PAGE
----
BAIT & SWITCH
When YouTube Pranks Are Just Homophobia
Can abusive, homophobic, and misogynistic ‘pranksters’ go away, please?
The first sign that there’s something wrong with Yerv’s YouTube “prank” is that the guy he’s texting is saved on his phone as “Gay Dude With No Chill.”
“There’s two types of gay dudes, OK?” Yerv sagely explains at the start of the viral video, which was posted on his popular NoBiggieTV channel. “There’s the one type of gay dude who’s like super cool, super chill, someone you could actually be good friends with. They’ll never try to hit on you and they’re always just like super chill, cool people, man.”
The second type of “gay dude,” he continues, is “sassy, ego through the roof, [and] always trying to hit on you.” So naturally, what better way to prank a type-two gay dude than to try to hit on him? That makes sense, right?
Yerv’s MO on YouTube is to use song lyrics in text exchanges so he decides to send a gay acquaintance the lyrics to “Closer” by The Chainsmokers, which include suggestive lines like, “Now you’re looking pretty in a hotel bar” and “So baby pull me closer / In the backseat of your Rover.”
Yerv narrates the resulting text exchange for his hundreds of thousands of YouTube subscribers, reacting with theatrical disgust when the gay man interprets what appear to be obvious come-ons as, well, obvious come-ons.
When the gay man tells Yerv, “You know I always wanted a piece of that sweet ass,” Yerv loudly exclaims, “Ugh!” And when the gay man implies that they should have oral sex, Yerv spends five seconds on camera pretending to vomit.
At the end of the video, when Yerv receives a banana emoji from the “Gay Dude With No Chill,” he tosses his phone across the room as if it’s contaminated and tells his audience, “And that’s where I stopped responding guys, man. I could not keep going, man. The imagery was getting way too fucking gross for me.”
Here’s some free advice: If hitting on gay men makes you want to gag, you don’t have to hit on gay men. There’s nothing funny about a gay man receiving an apparent invitation to have sex and responding in kind. Straight people do it all the time.
Yerv’s video was originally posted in late August but it recently went viral, accruing nearly one and a half million views as of this writing. This weekend, LGBT websites and other news outlets started noticing the video’s spread on social media and roundly condemned it as homophobic. It is now Yerv’s third most-viewed video of all time, right behind the time he pranked a sex worker and the time he sent his “hot teacher” the words to a Drake song.
But in the disappointingly vast ocean of YouTube pranks, Yerv’s latest viral hit is just the tip of the homophobic iceberg. In fact, using homosexuality as a prop is one of the most popular ways to prank people online.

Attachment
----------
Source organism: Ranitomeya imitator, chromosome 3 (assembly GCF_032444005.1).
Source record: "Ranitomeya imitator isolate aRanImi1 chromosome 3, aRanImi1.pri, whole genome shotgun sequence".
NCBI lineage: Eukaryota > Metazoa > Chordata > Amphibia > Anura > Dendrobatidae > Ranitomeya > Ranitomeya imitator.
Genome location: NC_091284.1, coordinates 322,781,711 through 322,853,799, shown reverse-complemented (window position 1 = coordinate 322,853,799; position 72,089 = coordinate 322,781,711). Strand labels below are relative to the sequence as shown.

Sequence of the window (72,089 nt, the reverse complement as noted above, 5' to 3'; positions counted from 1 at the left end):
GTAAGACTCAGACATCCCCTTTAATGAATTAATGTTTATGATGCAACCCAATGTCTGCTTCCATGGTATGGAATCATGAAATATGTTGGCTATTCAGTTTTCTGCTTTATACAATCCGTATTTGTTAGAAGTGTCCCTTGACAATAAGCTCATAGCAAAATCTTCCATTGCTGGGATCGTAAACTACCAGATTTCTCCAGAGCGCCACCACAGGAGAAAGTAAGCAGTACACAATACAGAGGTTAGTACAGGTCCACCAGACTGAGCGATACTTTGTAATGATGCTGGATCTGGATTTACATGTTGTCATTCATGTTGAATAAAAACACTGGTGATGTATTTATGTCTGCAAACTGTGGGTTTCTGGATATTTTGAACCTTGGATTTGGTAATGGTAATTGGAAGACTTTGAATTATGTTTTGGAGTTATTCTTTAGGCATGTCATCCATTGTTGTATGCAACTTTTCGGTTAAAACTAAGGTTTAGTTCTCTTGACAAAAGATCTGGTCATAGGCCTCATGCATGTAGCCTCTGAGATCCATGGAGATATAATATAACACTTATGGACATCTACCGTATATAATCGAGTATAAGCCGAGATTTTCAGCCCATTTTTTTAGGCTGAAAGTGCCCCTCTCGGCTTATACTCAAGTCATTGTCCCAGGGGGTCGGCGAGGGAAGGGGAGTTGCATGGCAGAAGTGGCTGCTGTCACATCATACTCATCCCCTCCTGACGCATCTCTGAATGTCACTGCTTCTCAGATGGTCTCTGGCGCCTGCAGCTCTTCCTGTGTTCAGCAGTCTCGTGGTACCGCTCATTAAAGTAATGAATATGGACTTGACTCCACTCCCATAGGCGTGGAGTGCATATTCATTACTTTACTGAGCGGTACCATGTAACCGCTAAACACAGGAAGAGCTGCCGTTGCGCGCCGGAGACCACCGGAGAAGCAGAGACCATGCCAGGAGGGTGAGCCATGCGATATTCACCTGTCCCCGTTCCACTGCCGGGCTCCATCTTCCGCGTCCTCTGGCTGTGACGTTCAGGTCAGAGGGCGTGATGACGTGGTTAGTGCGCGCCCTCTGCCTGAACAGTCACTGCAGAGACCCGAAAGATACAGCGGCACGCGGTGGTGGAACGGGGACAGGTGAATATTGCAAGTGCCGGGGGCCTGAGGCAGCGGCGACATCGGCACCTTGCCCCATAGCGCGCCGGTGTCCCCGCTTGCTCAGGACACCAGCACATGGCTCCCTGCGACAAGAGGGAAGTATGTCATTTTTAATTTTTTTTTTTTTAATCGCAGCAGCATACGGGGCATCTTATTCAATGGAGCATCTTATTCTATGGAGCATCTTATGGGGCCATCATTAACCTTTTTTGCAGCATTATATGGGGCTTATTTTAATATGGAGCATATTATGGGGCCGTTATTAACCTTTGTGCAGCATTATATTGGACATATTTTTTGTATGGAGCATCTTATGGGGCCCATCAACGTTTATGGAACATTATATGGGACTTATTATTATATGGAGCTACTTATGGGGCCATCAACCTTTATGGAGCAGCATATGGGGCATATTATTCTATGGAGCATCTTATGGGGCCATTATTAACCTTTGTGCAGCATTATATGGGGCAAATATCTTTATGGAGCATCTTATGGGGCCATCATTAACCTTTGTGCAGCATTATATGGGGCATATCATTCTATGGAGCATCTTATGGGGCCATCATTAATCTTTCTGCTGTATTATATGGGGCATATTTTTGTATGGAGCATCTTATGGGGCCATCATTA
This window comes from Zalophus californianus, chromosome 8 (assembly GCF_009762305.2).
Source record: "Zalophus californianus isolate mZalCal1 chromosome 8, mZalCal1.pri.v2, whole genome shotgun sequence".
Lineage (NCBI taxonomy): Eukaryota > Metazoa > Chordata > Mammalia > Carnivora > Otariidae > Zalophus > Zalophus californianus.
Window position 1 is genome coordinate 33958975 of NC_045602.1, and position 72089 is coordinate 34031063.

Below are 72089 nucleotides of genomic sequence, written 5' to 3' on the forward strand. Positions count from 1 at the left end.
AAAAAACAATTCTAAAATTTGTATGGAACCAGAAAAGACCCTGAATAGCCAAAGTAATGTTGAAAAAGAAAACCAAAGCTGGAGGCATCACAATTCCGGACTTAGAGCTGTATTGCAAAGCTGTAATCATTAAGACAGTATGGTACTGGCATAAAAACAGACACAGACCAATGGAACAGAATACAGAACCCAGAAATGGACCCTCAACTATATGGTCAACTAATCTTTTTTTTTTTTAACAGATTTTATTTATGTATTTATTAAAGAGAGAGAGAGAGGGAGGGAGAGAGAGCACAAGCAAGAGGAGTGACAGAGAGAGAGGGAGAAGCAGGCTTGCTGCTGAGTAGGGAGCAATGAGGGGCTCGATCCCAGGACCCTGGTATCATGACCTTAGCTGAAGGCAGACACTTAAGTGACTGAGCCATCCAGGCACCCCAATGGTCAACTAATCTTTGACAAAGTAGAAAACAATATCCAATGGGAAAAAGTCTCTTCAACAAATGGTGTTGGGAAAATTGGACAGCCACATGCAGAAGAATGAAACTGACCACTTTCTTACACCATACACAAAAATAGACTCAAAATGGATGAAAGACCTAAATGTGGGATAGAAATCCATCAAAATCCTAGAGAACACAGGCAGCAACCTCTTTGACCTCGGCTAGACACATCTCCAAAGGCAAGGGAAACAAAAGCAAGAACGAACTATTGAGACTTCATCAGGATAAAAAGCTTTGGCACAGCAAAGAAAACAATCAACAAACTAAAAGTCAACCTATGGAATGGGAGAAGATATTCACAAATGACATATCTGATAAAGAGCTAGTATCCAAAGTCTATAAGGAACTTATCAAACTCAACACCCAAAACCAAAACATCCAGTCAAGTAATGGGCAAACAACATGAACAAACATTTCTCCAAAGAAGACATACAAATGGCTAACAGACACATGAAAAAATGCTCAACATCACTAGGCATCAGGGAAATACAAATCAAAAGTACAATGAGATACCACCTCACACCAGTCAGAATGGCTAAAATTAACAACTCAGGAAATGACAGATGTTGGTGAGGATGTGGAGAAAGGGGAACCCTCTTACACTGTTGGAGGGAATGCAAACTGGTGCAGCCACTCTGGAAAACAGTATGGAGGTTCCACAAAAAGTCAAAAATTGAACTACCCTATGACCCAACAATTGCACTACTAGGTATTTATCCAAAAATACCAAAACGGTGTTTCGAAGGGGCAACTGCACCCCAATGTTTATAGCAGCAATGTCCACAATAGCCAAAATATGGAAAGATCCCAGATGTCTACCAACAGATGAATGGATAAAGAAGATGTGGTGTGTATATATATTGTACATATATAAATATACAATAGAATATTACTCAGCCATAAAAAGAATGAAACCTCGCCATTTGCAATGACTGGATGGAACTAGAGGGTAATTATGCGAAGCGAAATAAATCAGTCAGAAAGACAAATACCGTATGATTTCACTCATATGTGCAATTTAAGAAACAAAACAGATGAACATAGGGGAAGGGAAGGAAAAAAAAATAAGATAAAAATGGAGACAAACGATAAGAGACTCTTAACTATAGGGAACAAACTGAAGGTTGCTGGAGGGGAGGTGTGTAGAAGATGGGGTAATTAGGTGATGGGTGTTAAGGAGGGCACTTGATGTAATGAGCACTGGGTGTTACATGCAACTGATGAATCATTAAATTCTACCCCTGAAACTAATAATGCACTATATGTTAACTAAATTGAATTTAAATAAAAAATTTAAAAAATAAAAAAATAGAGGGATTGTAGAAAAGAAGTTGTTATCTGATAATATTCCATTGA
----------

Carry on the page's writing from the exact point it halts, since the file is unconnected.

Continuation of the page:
One of the top “gay prank” genres on YouTube is to pretend to come out to your friends, family members, and significant others. In March, YouTuber MysticGotJokes told his girlfriend he was gay even though he’s not gay. He got over four million views for the stunt, which other YouTubers have done with their own girlfriends, siblings, and parents. One YouTuber even “came out” to his mom using Yerv’s favorite technique, texting her the song lyrics “I am gay, I like men.” His view count? Well over two million.
In reality, of course, people who aren’t semi-sociopathic YouTube pranksters have to come out as LGBT to their family every day and suffer the sometimes devastating consequences. Many of them experience familial rejection, some to the point of becoming homeless. But unlike YouTubers, they don’t get to pull back the curtain, call it a “joke,” and share a reassuring laugh with their loved ones.
Another disturbingly beloved YouTube prank is to call a phone sex hotline for gay men and talk in a “funny” voice. The most popular purveyor of this format is the four-million-subscriber channel Ownage Pranks, which has done this prank many, many times. The humor in these videos—if you can even call it that—comes in part from the stereotypical racist voices the prankster uses but mostly from putting overt gay male sexuality on public display.
“The people on here typically like to immediately jump into some sexual conversation, but I’m usually talking to them about something completely irrelevant,” a title card at the front of one of the videos explains. “The conversations can definitely be pretty weird so viewer discretion is advised.”
But the conversations are only “weird” if you think sexually aroused gay men are strange. Of course, many Americans still get uncomfortable when they see gay men kissing or holding hands so perhaps the sizable audience for these “gay hotline” prank videos should be expected.
In the end, though, social media pranksters don’t just have a homophobia problem. They have a racism problem, too, as evidenced by the many white YouTube pranksters who use “black people as props,” as Dave Schilling wrote for Vice. They also pull cruel pranks on their wives, girlfriends, and even anonymous women on the street. Just this May, for example, a British prankster posted a video on Facebook in which he appeared to rub a hot chili pepper on his girlfriend’s tampon before she inserted it. And the trend of harassing women as a “prank” arguably reached its logical conclusion during Milan fashion week when celebrity harasser Vitalii Sediuk grabbed supermodel Gigi Hadid and tried to lift her off the ground as she was leaving a show. Sediuk later tried to literally kiss Kim Kardashian’s behind.
Whether it’s race, gender, or sexuality, it seems that self-declared YouTube pranksters get to cross boundaries of human decency at will and then laugh off their indiscretions. But a really good prank would be for them to stop pulling pranks altogether and leave everyone else alone. Get it?